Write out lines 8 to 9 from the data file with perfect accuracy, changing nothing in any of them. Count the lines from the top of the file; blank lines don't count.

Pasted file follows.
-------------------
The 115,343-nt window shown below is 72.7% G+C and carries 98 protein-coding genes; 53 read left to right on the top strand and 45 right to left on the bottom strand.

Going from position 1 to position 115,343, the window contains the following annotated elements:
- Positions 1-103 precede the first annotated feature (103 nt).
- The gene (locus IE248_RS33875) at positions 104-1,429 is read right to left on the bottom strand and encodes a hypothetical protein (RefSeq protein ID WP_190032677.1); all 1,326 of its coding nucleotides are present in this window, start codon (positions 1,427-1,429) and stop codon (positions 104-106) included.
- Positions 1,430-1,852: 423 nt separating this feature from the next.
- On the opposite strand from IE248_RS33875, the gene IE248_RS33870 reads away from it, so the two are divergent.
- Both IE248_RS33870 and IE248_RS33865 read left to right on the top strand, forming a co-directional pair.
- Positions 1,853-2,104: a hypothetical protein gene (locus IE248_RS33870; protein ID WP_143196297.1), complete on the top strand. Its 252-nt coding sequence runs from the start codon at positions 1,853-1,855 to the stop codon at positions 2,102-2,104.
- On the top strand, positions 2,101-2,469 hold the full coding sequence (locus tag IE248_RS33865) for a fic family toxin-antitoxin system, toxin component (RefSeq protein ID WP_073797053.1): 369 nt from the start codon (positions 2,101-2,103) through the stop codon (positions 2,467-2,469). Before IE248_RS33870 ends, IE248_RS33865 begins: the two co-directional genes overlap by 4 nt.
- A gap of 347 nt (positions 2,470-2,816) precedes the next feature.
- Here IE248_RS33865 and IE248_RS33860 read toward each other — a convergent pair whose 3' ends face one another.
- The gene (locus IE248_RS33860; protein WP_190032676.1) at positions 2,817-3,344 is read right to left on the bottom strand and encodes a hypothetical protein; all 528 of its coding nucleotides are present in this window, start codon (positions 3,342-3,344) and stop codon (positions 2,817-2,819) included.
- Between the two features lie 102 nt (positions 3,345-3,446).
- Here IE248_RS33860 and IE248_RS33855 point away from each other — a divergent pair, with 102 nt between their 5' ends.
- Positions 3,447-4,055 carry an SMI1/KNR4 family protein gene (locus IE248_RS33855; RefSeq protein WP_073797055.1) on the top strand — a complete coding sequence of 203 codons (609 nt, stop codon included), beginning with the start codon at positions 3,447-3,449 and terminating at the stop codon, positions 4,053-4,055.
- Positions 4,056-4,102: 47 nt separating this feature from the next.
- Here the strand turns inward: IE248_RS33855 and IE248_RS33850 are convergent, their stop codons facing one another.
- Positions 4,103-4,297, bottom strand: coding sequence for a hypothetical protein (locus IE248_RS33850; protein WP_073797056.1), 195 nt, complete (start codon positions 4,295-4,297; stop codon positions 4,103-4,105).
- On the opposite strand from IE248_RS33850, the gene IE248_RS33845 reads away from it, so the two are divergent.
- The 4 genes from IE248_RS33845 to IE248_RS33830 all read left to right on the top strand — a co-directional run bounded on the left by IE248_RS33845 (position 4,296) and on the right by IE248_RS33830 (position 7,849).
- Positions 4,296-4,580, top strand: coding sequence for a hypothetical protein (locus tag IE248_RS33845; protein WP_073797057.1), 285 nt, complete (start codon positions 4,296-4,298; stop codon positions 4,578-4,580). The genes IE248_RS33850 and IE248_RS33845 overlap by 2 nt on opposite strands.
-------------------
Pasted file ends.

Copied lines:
- Positions 1,853-2,104: a hypothetical protein gene (locus IE248_RS33870; protein ID WP_143196297.1), complete on the top strand. Its 252-nt coding sequence runs from the start codon at positions 1,853-1,855 to the stop codon at positions 2,102-2,104.
- On the top strand, positions 2,101-2,469 hold the full coding sequence (locus tag IE248_RS33865) for a fic family toxin-antitoxin system, toxin component (RefSeq protein ID WP_073797053.1): 369 nt from the start codon (positions 2,101-2,103) through the stop codon (positions 2,467-2,469). Before IE248_RS33870 ends, IE248_RS33865 begins: the two co-directional genes overlap by 4 nt.